Italian Rarities

While I should actually work on a paper about ethics I can’t stop thinking about this crazy movie experience I had this weekend. It was at a squatted building where a film academy used to be situated. Nowadays it is a nestling place for artistic creativity, cheap beer and vegan food.

Jack Frost has arrived in town and so the side walk can no longer be distinguished from the rest of the street, people have wrapped themselves in thick layers of knitted garments and birds leave their traces on everything they touch, for the city is covered under a thick layer of snow. It made the trip down the screening venue an interesting one which one of my friends rightly described as ‘a north pole expedition’. Not all of us made it to the finish line, one friend had to leave the expedition, defeated by Jack Frost and his blizzardous tricks.

After the five of us who were left founded refugee in the gritty bar, and we had tasted the fine Belgium beer, it was time to enter the screening room. For no more than four euros (FYI: an average movie ticket cost around 9 euros around here) we got not one but two Italian rarities served to us on a silver plate. The first was the beautifully shot Toto Who Lived Twice by Daniele Cipri (1998). This black and white ‘crazy art house cult film’ was banned in its home country for being blasphemous. Though this didn’t gave me the crazy movie experience I was referring to, not that it wasn’t crazy or weird, but it seemed like a proper piece of film art to me. It was the second film of the evening that made my day.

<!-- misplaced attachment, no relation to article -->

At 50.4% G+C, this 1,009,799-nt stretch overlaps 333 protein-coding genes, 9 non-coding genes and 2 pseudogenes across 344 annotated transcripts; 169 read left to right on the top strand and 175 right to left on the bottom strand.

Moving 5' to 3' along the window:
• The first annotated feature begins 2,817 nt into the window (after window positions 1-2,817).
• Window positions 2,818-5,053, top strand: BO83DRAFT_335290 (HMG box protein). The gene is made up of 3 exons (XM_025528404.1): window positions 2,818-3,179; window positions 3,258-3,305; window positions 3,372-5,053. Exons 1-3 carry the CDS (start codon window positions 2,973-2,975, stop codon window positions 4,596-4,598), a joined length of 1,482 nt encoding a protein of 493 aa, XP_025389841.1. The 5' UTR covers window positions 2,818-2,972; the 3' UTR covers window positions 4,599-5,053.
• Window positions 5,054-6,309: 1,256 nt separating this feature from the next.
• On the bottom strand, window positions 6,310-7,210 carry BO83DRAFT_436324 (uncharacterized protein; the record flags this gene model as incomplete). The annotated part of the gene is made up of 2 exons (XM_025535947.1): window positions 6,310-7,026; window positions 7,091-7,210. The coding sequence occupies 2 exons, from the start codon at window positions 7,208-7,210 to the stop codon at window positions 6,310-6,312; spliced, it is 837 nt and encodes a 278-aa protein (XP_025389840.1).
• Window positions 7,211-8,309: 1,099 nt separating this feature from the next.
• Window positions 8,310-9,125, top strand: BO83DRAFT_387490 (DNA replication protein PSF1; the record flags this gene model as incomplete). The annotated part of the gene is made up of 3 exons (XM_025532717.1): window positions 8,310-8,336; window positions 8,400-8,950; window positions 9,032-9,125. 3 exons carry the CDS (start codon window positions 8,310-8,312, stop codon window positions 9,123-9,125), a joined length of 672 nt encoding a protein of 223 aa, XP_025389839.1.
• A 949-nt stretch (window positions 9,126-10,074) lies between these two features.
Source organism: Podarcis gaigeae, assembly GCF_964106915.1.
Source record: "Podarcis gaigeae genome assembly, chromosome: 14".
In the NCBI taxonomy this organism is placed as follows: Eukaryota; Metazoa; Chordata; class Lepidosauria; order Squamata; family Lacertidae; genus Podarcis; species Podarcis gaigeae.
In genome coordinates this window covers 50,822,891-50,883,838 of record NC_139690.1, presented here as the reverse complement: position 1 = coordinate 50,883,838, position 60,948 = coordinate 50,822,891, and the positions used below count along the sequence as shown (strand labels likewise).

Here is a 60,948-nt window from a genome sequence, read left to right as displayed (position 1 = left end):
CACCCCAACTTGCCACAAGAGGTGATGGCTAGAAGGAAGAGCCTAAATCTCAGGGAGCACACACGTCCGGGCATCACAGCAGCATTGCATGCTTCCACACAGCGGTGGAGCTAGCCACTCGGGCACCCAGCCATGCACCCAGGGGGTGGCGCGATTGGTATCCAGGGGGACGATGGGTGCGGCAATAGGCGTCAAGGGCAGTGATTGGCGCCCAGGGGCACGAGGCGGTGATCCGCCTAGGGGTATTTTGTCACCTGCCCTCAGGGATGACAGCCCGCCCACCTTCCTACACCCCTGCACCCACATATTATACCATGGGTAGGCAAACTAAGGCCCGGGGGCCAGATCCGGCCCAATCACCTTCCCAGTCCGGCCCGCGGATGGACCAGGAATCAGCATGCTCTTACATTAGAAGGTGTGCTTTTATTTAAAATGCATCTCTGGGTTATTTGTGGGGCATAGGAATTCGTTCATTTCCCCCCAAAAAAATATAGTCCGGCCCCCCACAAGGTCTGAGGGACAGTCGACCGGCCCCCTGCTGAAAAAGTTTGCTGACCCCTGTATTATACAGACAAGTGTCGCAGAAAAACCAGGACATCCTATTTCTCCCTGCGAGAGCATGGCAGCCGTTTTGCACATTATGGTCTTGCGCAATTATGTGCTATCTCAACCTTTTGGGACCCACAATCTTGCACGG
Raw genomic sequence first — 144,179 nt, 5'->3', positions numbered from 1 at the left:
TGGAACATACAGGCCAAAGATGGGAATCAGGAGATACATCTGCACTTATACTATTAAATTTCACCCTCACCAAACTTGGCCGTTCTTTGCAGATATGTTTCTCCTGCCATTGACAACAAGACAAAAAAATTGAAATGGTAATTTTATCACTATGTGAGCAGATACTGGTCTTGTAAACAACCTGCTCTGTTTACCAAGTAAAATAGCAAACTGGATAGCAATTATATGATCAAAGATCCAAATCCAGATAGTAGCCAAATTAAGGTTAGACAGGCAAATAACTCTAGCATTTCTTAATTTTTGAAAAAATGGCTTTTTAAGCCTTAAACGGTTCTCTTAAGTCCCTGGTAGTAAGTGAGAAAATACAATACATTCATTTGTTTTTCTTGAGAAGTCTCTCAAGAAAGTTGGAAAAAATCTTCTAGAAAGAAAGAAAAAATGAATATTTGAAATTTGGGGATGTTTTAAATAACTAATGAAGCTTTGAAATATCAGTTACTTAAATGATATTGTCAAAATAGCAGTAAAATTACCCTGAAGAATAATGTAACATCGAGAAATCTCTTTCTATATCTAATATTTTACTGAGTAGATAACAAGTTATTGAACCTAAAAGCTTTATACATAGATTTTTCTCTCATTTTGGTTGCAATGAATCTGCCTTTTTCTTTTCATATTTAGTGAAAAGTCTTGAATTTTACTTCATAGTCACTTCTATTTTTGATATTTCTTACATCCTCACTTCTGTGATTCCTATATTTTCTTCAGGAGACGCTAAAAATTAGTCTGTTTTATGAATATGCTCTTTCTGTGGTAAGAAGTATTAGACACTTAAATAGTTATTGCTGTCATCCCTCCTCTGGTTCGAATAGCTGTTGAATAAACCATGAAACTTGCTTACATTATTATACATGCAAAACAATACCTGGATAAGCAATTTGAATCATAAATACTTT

The English dubbed Italian film was an eclectic piece of cinema. Sometimes the English version was interrupted by a short Italian dubbed part to fill the gaps of missing scenes, the subtitles offered their own version of the movie for they totally mistranslated some parts or would appear at moments when no-one spoke, and the film got stuck in the machine so we had to watch a scene a couple of times before it was decided by the operator to completely skip it and move on to the next reel. The screening of Footprints (Luigi Bazzoni, 1975) showed film at its best!

But even better was perhaps the final scene in which the heroine got chased after by astronauts on a beach. I love cinema! It has won my heart forever.


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